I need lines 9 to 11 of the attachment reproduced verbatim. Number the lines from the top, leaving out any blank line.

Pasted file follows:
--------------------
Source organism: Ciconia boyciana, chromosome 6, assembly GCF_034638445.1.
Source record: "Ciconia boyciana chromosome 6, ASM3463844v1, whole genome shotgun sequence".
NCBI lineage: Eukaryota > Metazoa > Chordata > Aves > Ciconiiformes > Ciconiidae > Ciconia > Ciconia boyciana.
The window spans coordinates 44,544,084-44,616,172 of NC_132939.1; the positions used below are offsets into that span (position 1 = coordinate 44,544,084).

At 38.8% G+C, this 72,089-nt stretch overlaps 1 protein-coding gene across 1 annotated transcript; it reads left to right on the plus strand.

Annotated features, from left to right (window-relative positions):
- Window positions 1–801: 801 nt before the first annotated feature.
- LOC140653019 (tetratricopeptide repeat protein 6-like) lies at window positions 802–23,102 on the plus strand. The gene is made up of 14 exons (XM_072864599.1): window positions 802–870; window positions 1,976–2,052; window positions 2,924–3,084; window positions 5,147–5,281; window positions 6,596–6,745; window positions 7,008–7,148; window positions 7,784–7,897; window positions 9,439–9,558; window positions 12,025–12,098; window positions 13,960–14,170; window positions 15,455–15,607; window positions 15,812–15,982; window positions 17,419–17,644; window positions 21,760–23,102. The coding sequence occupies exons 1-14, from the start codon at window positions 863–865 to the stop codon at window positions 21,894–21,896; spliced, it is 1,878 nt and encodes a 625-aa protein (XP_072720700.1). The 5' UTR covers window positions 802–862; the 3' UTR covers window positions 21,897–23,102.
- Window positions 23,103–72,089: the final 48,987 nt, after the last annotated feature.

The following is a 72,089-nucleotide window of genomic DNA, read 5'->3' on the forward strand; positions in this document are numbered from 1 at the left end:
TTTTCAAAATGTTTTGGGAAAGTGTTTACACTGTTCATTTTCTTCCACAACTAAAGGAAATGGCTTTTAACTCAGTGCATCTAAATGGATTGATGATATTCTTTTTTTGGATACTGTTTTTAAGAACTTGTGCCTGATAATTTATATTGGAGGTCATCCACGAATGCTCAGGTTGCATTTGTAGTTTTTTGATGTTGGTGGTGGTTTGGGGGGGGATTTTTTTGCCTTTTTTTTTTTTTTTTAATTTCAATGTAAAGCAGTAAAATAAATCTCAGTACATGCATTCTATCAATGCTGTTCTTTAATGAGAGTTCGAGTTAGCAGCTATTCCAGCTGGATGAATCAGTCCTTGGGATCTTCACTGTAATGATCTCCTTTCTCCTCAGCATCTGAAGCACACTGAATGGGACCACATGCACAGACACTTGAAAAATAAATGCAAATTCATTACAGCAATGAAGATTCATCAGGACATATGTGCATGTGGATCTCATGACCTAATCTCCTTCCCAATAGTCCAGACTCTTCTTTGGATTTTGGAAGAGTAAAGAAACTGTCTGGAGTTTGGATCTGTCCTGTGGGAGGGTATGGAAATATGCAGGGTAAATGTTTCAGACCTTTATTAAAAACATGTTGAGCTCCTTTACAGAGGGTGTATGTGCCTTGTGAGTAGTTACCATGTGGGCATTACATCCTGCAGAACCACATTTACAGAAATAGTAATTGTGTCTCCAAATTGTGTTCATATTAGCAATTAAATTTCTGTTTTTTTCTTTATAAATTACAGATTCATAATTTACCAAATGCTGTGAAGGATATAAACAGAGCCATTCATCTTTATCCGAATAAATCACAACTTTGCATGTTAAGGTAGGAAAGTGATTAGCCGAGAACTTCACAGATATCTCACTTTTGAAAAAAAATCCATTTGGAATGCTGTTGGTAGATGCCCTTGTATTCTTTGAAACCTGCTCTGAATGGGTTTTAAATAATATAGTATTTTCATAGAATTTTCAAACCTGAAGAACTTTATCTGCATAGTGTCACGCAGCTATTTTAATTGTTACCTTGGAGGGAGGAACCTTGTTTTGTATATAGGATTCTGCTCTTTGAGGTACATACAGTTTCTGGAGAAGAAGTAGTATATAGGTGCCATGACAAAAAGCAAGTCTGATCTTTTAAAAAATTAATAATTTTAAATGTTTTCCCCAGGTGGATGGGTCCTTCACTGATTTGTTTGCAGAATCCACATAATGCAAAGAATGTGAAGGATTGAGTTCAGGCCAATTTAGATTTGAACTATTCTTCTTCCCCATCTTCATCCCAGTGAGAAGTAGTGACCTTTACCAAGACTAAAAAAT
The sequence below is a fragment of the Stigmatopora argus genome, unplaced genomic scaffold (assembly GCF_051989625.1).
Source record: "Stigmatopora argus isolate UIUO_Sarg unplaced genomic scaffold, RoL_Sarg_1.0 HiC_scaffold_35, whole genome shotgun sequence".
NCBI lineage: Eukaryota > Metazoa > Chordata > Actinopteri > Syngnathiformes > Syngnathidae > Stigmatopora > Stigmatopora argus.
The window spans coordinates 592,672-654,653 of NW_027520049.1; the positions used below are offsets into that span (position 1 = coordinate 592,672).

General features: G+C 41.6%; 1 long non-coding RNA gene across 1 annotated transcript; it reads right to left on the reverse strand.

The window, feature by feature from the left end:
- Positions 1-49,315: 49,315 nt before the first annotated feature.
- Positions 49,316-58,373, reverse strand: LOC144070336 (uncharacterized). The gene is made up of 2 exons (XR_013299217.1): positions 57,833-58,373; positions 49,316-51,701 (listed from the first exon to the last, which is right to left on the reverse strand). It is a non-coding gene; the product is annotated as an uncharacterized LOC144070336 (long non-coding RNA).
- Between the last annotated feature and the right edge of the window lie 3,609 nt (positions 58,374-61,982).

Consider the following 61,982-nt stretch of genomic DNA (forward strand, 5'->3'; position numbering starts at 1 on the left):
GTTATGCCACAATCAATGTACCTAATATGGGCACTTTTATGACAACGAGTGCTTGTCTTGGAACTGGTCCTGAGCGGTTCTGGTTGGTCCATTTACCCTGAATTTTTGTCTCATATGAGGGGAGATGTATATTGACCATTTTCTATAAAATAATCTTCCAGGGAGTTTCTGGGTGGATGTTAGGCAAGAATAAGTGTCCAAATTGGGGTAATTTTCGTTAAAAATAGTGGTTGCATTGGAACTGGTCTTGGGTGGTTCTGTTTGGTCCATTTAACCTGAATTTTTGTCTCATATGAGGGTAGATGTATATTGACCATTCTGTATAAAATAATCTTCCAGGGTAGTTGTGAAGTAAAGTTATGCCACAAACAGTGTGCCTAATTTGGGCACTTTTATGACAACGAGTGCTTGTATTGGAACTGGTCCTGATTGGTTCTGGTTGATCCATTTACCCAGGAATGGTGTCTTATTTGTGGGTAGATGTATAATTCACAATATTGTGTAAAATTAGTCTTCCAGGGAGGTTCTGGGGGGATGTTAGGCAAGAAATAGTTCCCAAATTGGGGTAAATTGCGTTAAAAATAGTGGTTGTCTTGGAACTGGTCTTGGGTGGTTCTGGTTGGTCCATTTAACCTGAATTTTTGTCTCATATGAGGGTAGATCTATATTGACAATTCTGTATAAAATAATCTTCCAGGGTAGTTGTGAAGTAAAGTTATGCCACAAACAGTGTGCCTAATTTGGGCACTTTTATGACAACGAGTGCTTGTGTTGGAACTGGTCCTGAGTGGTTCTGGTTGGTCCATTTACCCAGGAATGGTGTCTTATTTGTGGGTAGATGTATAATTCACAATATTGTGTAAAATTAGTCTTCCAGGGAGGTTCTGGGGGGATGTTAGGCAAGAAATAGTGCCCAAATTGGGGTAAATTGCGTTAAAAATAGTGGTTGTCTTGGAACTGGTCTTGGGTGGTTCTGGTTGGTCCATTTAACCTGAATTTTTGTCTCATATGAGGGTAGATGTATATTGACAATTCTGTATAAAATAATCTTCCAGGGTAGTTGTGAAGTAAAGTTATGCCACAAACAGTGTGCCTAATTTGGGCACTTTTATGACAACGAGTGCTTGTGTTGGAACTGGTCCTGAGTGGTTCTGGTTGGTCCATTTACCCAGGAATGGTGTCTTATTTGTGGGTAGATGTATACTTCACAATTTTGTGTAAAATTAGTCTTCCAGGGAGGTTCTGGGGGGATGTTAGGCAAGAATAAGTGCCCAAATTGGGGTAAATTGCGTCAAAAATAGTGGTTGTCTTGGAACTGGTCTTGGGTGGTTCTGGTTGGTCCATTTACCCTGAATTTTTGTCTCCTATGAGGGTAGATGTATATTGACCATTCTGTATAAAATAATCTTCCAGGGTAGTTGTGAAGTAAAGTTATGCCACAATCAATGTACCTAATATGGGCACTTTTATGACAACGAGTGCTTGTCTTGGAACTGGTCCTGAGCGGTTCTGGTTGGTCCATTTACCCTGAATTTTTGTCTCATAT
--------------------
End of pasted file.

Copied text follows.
- Window positions 23,103–72,089: the final 48,987 nt, after the last annotated feature.

The following is a 72,089-nucleotide window of genomic DNA, read 5'->3' on the forward strand; positions in this document are numbered from 1 at the left end:
TTTTCAAAATGTTTTGGGAAAGTGTTTACACTGTTCATTTTCTTCCACAACTAAAGGAAATGGCTTTTAACTCAGTGCATCTAAATGGATTGATGATATTCTTTTTTTGGATACTGTTTTTAAGAACTTGTGCCTGATAATTTATATTGGAGGTCATCCACGAATGCTCAGGTTGCATTTGTAGTTTTTTGATGTTGGTGGTGGTTTGGGGGGGGATTTTTTTGCCTTTTTTTTTTTTTTTTAATTTCAATGTAAAGCAGTAAAATAAATCTCAGTACATGCATTCTATCAATGCTGTTCTTTAATGAGAGTTCGAGTTAGCAGCTATTCCAGCTGGATGAATCAGTCCTTGGGATCTTCACTGTAATGATCTCCTTTCTCCTCAGCATCTGAAGCACACTGAATGGGACCACATGCACAGACACTTGAAAAATAAATGCAAATTCATTACAGCAATGAAGATTCATCAGGACATATGTGCATGTGGATCTCATGACCTAATCTCCTTCCCAATAGTCCAGACTCTTCTTTGGATTTTGGAAGAGTAAAGAAACTGTCTGGAGTTTGGATCTGTCCTGTGGGAGGGTATGGAAATATGCAGGGTAAATGTTTCAGACCTTTATTAAAAACATGTTGAGCTCCTTTACAGAGGGTGTATGTGCCTTGTGAGTAGTTACCATGTGGGCATTACATCCTGCAGAACCACATTTACAGAAATAGTAATTGTGTCTCCAAATTGTGTTCATATTAGCAATTAAATTTCTGTTTTTTTCTTTATAAATTACAGATTCATAATTTACCAAATGCTGTGAAGGATATAAACAGAGCCATTCATCTTTATCCGAATAAATCACAACTTTGCATGTTAAGGTAGGAAAGTGATTAGCCGAGAACTTCACAGATATCTCACTTTTGAAAAAAAATCCATTTGGAATGCTGTTGGTAGATGCCCTTGTATTCTTTGAAACCTGCTCTGAATGGGTTTTAAATAATATAGTATTTTCATAGAATTTTCAAACCTGAAGAACTTTATCTGCATAGTGTCACGCAGCTATTTTAATTGTTACCTTGGAGGGAGGAACCTTGTTTTGTATATAGGATTCTGCTCTTTGAGGTACATACAGTTTCTGGAGAAGAAGTAGTATATAGGTGCCATGACAAAAAGCAAGTCTGATCTTTTAAAAAATTAATAATTTTAAATGTTTTCCCCAGGTGGATGGGTCCTTCACTGATTTGTTTGCAGAATCCACATAATGCAAAGAATGTGAAGGATTGAGTTCAGGCCAATTTAGATTTGAACTATTCTTCTTCCCCATCTTCATCCCAGTGAGAAGTAGTGACCTTTACCAAGACTAAAAAAT